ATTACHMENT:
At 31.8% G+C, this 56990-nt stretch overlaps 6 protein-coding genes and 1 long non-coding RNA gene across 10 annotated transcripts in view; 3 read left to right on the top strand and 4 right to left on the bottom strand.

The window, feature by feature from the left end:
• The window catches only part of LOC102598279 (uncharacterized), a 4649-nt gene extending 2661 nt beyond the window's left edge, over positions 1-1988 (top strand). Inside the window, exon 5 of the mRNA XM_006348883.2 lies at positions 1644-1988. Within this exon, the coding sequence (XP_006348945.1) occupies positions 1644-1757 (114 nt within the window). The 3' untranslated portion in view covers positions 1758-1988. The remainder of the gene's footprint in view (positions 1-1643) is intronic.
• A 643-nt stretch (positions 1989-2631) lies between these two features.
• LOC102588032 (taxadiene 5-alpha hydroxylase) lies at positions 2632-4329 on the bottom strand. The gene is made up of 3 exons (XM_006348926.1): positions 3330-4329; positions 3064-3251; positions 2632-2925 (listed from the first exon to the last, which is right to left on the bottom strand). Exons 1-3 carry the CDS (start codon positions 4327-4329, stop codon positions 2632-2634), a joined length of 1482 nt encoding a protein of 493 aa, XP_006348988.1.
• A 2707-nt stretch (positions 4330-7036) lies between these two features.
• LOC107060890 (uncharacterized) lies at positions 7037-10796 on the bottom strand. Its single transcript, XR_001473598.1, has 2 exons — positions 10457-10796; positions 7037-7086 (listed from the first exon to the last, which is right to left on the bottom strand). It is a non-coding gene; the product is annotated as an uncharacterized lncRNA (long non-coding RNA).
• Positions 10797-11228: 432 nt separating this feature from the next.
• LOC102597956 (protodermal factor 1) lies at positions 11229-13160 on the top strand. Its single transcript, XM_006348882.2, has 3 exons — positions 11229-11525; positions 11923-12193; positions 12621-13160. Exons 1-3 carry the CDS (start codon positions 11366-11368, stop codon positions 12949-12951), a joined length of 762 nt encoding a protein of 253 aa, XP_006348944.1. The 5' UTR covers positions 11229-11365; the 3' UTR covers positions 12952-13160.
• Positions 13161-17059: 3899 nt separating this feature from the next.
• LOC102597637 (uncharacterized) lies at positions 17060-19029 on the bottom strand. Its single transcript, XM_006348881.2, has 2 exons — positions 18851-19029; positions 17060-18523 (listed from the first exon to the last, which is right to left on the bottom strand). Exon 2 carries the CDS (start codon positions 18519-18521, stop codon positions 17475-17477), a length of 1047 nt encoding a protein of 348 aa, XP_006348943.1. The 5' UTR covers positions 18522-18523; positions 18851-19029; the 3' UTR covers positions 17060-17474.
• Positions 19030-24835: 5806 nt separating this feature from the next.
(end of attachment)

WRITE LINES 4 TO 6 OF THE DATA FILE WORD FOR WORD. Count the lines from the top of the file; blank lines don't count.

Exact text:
• A 643-nt stretch (positions 1989-2631) lies between these two features.
• LOC102588032 (taxadiene 5-alpha hydroxylase) lies at positions 2632-4329 on the bottom strand. The gene is made up of 3 exons (XM_006348926.1): positions 3330-4329; positions 3064-3251; positions 2632-2925 (listed from the first exon to the last, which is right to left on the bottom strand). Exons 1-3 carry the CDS (start codon positions 4327-4329, stop codon positions 2632-2634), a joined length of 1482 nt encoding a protein of 493 aa, XP_006348988.1.
• A 2707-nt stretch (positions 4330-7036) lies between these two features.